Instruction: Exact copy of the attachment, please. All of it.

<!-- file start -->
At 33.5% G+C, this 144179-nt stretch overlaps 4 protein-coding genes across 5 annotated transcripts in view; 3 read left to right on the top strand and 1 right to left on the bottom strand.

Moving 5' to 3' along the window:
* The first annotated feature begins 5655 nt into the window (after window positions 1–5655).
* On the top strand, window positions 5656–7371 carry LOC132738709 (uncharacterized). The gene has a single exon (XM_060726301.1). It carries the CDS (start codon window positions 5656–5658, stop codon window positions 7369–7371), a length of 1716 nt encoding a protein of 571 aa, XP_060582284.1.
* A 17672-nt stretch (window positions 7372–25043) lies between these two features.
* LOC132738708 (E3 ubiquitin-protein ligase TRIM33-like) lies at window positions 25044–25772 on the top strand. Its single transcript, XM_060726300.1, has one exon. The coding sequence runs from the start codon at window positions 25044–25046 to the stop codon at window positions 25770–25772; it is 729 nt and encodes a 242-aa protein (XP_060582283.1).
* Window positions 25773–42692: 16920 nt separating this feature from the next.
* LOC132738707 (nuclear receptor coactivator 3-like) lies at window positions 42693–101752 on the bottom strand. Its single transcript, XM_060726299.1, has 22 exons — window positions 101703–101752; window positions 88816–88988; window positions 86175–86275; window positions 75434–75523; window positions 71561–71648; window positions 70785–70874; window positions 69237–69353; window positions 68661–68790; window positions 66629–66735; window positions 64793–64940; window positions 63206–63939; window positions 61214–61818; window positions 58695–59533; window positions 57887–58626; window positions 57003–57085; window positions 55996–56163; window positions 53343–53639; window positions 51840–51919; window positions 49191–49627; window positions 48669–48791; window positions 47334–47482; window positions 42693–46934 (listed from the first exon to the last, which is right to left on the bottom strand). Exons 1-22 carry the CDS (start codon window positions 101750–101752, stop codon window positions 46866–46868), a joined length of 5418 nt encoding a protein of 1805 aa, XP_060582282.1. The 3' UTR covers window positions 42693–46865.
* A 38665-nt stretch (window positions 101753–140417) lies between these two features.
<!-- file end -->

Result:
At 33.5% G+C, this 144179-nt stretch overlaps 4 protein-coding genes across 5 annotated transcripts in view; 3 read left to right on the top strand and 1 right to left on the bottom strand.

Moving 5' to 3' along the window:
* The first annotated feature begins 5655 nt into the window (after window positions 1–5655).
* On the top strand, window positions 5656–7371 carry LOC132738709 (uncharacterized). The gene has a single exon (XM_060726301.1). It carries the CDS (start codon window positions 5656–5658, stop codon window positions 7369–7371), a length of 1716 nt encoding a protein of 571 aa, XP_060582284.1.
* A 17672-nt stretch (window positions 7372–25043) lies between these two features.
* LOC132738708 (E3 ubiquitin-protein ligase TRIM33-like) lies at window positions 25044–25772 on the top strand. Its single transcript, XM_060726300.1, has one exon. The coding sequence runs from the start codon at window positions 25044–25046 to the stop codon at window positions 25770–25772; it is 729 nt and encodes a 242-aa protein (XP_060582283.1).
* Window positions 25773–42692: 16920 nt separating this feature from the next.
* LOC132738707 (nuclear receptor coactivator 3-like) lies at window positions 42693–101752 on the bottom strand. Its single transcript, XM_060726299.1, has 22 exons — window positions 101703–101752; window positions 88816–88988; window positions 86175–86275; window positions 75434–75523; window positions 71561–71648; window positions 70785–70874; window positions 69237–69353; window positions 68661–68790; window positions 66629–66735; window positions 64793–64940; window positions 63206–63939; window positions 61214–61818; window positions 58695–59533; window positions 57887–58626; window positions 57003–57085; window positions 55996–56163; window positions 53343–53639; window positions 51840–51919; window positions 49191–49627; window positions 48669–48791; window positions 47334–47482; window positions 42693–46934 (listed from the first exon to the last, which is right to left on the bottom strand). Exons 1-22 carry the CDS (start codon window positions 101750–101752, stop codon window positions 46866–46868), a joined length of 5418 nt encoding a protein of 1805 aa, XP_060582282.1. The 3' UTR covers window positions 42693–46865.
* A 38665-nt stretch (window positions 101753–140417) lies between these two features.